The U.S. Department of Energy recently announced $14 million in funding for 15 research and development projects intended to dramatically reduce energy consumption in commercial and residential buildings.
Six million dollars has been designated for seven incubator projects intended to improve HVAC, water heating, sensors and controls, and building energy modeling, while $8 million has been earmarked for eight frontier projects—projects seeking to improve the efficiency of existing technologies by incorporating new, innovative materials or components—involving advanced clothes dryers, windows, and building thermal insulation.
The funding includes a $3 million investment from industry.
The incubator projects selected for funding include:
- University of Florida, Oak Ridge National Laboratory (ORNL), and Stony Brook University: A gas-fired water heater, dehumidifier, and cooler that uses membrane-based absorption to cool and dehumidify interior spaces and uses water condensed during dehumidification to heat domestic hot water.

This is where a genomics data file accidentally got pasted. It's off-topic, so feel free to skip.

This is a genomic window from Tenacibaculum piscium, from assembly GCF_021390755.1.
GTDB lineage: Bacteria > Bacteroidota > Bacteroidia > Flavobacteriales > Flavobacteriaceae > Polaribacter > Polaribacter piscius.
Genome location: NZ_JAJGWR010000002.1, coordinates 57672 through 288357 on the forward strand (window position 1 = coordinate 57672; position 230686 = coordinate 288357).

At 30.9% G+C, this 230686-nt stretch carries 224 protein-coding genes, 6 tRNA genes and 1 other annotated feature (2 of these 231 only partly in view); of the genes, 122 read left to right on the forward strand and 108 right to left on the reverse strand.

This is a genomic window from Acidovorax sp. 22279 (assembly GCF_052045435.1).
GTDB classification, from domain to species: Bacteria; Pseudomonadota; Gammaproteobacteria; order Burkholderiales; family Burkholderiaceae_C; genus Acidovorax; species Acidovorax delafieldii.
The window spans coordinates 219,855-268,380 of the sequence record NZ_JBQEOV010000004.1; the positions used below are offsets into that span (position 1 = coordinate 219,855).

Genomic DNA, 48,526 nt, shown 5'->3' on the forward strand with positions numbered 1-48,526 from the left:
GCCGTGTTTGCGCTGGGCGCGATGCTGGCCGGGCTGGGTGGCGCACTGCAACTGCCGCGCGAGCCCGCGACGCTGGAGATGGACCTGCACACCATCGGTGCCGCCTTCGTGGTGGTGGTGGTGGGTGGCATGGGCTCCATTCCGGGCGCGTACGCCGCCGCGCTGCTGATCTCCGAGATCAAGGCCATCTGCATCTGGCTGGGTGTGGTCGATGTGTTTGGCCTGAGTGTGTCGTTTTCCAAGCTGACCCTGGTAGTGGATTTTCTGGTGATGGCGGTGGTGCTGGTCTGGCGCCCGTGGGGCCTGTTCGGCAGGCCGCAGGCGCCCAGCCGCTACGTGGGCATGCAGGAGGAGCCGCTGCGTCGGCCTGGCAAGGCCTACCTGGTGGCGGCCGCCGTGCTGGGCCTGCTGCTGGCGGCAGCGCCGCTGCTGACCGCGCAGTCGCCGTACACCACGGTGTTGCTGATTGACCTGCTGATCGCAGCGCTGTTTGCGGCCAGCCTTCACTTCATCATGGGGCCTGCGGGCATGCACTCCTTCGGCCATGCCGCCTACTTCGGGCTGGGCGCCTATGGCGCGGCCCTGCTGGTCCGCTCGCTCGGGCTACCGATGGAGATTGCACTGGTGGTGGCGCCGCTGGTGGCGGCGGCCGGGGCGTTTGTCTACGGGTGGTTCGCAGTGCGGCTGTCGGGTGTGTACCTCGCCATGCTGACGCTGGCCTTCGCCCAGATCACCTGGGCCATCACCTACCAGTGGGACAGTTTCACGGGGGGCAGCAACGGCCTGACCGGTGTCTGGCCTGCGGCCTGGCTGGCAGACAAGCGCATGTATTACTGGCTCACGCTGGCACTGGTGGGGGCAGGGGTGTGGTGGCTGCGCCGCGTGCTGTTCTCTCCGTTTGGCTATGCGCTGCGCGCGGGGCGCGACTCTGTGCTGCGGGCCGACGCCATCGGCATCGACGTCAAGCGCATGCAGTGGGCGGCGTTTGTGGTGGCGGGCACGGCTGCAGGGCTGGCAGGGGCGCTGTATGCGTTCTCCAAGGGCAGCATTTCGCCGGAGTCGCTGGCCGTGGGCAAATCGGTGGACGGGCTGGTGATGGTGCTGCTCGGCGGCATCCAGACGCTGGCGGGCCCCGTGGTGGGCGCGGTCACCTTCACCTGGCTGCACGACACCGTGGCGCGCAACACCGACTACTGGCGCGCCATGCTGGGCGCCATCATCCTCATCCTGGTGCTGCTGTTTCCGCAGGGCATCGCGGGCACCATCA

- Lawrence Berkeley National Laboratory with the California Energy Commission: An energy-modeling method combining physics-based simulations with in-situ measured temperature data for more robust retrofit analysis.
- Sandia National Laboratories with Creative Thermal Solutions: An ultraefficient air-conditioning and heating system based on an air-bearing rotary heat exchanger for building-scale HVAC systems.
- QM Power with United Technologies Research Center: A higher-efficiency HVAC electric motor with parallel magnetic-circuit path that reduces conductor-loop size and uses less powerful magnets.
- Case Western Reserve University with Intwine Connect LLC: Low-cost, user-installable building sensors that harvest power from vibrational energy in the environment.
- ORNL with Richman Surrey LLC and The University of Tennessee: Non-intrusive monitoring of load and HVAC-equipment health in small and medium-size commercial buildings.
The frontier projects selected for funding include:
- Fraunhofer Center for Sustainable Energy Systems with the Georgia Institute of Technology and Atlas Roofing Corp.: A more commercially viable biobased, noncorrosive, nonflammable foam insulation.
- Alcoa Inc. with Adhesive Systems Inc., DIAB Americas LP, and Ellsworth Adhesives: An enhanced foam thermal insulation that is placed between the inner and outer frames of commercial windows to prevent temperature transfer through the frame and condensation on the inside frame.
- ORNL with NanoPore Inc. and Firestone Building Products Co.: A new type of foam-board insulation.
- ORNL with VELUX Design and Development Company USA: A transparent insulating window glaze.